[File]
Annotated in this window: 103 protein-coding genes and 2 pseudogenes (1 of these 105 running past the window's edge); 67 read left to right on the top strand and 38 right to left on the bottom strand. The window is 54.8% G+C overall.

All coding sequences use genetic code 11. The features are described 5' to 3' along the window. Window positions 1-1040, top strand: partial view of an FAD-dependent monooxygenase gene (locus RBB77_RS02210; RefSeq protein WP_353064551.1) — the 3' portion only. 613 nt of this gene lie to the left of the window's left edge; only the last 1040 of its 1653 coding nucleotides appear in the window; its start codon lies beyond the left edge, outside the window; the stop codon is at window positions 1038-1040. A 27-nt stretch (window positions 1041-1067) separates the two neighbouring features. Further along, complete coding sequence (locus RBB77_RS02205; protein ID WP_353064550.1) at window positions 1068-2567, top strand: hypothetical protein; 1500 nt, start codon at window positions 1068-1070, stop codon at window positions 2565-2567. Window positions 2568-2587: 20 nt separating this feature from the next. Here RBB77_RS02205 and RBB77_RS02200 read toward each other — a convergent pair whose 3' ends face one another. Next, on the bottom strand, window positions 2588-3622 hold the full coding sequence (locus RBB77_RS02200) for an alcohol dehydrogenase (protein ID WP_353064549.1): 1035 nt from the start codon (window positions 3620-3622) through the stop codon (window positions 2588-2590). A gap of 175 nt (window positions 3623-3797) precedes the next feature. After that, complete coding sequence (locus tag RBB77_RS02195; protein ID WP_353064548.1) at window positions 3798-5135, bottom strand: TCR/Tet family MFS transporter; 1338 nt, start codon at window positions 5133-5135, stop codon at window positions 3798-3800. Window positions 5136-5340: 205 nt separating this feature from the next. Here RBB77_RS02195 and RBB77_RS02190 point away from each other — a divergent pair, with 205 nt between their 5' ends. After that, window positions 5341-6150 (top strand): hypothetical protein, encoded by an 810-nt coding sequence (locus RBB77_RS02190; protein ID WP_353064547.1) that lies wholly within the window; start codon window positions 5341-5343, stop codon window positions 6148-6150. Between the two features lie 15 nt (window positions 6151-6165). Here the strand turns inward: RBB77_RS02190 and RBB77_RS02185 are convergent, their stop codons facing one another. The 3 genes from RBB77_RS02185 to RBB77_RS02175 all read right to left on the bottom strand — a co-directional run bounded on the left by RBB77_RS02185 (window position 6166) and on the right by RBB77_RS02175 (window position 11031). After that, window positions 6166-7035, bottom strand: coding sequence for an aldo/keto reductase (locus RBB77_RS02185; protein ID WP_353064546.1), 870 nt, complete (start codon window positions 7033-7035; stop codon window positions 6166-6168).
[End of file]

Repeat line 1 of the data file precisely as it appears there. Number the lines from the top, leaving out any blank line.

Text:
Annotated in this window: 103 protein-coding genes and 2 pseudogenes (1 of these 105 running past the window's edge); 67 read left to right on the top strand and 38 right to left on the bottom strand. The window is 54.8% G+C overall.